AMES, Ia. — There’s a fine line between being the team’s best basketball player — and not taking that superstar ability to the extreme. Shoot early and often. Teammates before self. Doing what’s best for the team.
They’re all legitimate dilemmas — and no one knows that better than Iowa State’s ultra-talented Tyrese Haliburton.
He’s the 8-7 Cyclones’ top scorer. He’s their top three-point shooter. He’s one of the best assist-to-turnover ratio point guards in the country. He’s the Big 12’s top player.
Yet coach Steve Prohm continues to want more early Haliburton, and now that it’s Big 12 Conference time, it’s probably best for Haliburton to heed the advice of his coach — although it’s not exactly in his DNA.
“He’s got to be aggressive,” Prohm said before practice Monday. “There’s a couple possessions (against Oklahoma), where he’s turning down 10-foot floaters or pull-ups — that we ended up getting a decent shot, but he ends up turning down a great shot.
“He always needs to be in attack mode and aggressive. He’s proven that he can do that, but he’s also a wiling passer; he’s averaging 7-to-9 assists a game. He needs to know when we need him to make plays for us to score.”
Against Kansas, for example, the sophomore had four assists before making his first basket — which just happened to come 4 minutes into the second half.
In the overtime loss at TCU, Haliburton didn’t make his first basket until 13:23 remained in the first half. On Saturday against Oklahoma, he had four assists before making his first basket with 6:14 left in the first half.
I’m not criticizing the Big 12’s best player. Never. He, too, knows he’s got to be more offensively aggressive early in games — especially with what’s on the schedule this week. First, it’s at second-ranked Baylor on Wednesday. Then it’s at No. 23 Texas Tech on Saturday.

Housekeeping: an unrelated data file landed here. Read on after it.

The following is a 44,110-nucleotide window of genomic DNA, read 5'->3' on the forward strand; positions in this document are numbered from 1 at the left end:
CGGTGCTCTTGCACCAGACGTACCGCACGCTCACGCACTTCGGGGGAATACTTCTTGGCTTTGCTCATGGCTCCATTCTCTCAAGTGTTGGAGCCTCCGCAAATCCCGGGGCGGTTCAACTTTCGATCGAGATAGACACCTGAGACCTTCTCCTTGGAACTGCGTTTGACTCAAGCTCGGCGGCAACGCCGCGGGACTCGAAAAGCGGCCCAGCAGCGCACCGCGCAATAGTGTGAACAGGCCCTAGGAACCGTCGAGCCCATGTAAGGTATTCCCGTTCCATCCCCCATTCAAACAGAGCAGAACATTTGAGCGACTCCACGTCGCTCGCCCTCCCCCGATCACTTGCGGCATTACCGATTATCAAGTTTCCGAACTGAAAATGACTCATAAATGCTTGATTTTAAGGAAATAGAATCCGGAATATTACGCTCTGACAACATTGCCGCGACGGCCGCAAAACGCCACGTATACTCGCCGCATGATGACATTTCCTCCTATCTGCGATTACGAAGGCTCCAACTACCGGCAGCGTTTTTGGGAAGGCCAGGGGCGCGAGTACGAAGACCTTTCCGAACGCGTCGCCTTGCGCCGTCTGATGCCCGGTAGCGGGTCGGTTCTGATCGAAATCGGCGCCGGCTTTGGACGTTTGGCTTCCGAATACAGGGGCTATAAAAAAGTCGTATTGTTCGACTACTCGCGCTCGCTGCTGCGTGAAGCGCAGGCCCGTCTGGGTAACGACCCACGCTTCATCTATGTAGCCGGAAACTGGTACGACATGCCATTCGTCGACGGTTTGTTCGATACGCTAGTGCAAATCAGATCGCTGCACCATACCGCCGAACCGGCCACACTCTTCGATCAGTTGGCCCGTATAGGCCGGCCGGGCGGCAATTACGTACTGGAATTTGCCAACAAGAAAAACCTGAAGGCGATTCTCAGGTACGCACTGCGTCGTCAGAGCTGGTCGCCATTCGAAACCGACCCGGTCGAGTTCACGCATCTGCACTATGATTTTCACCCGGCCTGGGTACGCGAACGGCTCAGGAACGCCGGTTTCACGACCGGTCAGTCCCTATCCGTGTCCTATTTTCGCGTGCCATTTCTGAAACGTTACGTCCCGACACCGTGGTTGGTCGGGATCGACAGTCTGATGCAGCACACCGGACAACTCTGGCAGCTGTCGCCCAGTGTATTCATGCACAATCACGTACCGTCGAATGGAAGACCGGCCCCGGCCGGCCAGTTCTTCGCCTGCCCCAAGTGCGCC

The only way Iowa State wins is for Haliburton to be at his all-around best. He must be offensively aggressive from the opening tip to the closing horn. The team for whom he starts has a 1-5 record when trailing at halftime. It’s 7-2 when leading at the break.
“I’ve definitely made strides, but there’s definitely opportunities I can improve on,” Haliburton said. “Basketball is a game of reads and mistakes. Sometimes you don’t make the right reads, and sometimes you do. It’s just about learning and moving on to the next possession.”
Strike while opponents figure out if they can be successful playing straight-up against Haliburton. See a one-on-one opportunity? Take it to the rim. An open three-pointer — and sometimes a very long one? Bombs away.
“For sure, he’s brought that up,” Haliburton said when I told him that his coach mentioned early aggressiveness during Monday’s weekly media availability. “It always happens. He texts me. We text all night after games, sometimes. We text in the mornings. We watch film together in the mornings.
“I know I have to be more aggressive early. I’m not going to get as many opportunities as the game goes on, because (opponents) are starting to double me.”
Oklahoma coach Lon Kruger knows the line between being a scorer and a facilitator. He’s been to Final Fours. He coached in the NBA. He’s seen and coached against the nation’s top talents. He knows the line between being a superstar scorer and being superstar teammate.
“He’s fantastic,” Kruger said of Haliburton. “He’s a guy that makes the right basketball plays — all the time. He makes guys around him better — and he’s very skilled, himself.”
Stat-stuffer. Team player.
Or someplace in the middle.
“Getting people involved is a part of my game; it makes me who I am,” Haliburton told me after his en masse session with reporters. “That’s not really been a challenge for me.
“The challenge is more getting myself involved early; that’s definitely the bigger challenge. Growing up, it’s always been to get your teammates involved early, so they’re engaged, and then get yourself going. Sometimes if I do that, then I’m not getting myself going, and that kind of hurts.
“That’s definitely the challenge.”
Regardless, Haliburton is considered a lottery pick by many mock 2020 NBA drafts. If it happens, he’d be the third Prohm player to leave college early for the pros during the past two seasons.
“It’s not been a distraction,” Haliburton said of the NBA chatter and scouts who come to watch each game. “I could care less about the NBA right now. I feel like that’s going to happen eventually. I feel like it can happen, but right now, I just want to win.
“I’d trade all the NBA talk and the stats for wins.”
He’s sincere. It’s his team-first DNA.
Iowa State columnist Randy Peterson has been writing for the Des Moines Register for parts of five decades. Reach him at firstname.lastname@example.org, 515-284-8132, and on Twitter at @RandyPete. No one covers the Cyclones like the Register. Subscribe today at DesMoinesRegister.com/Deal to make sure you never miss a moment.
Source: Des Moines Register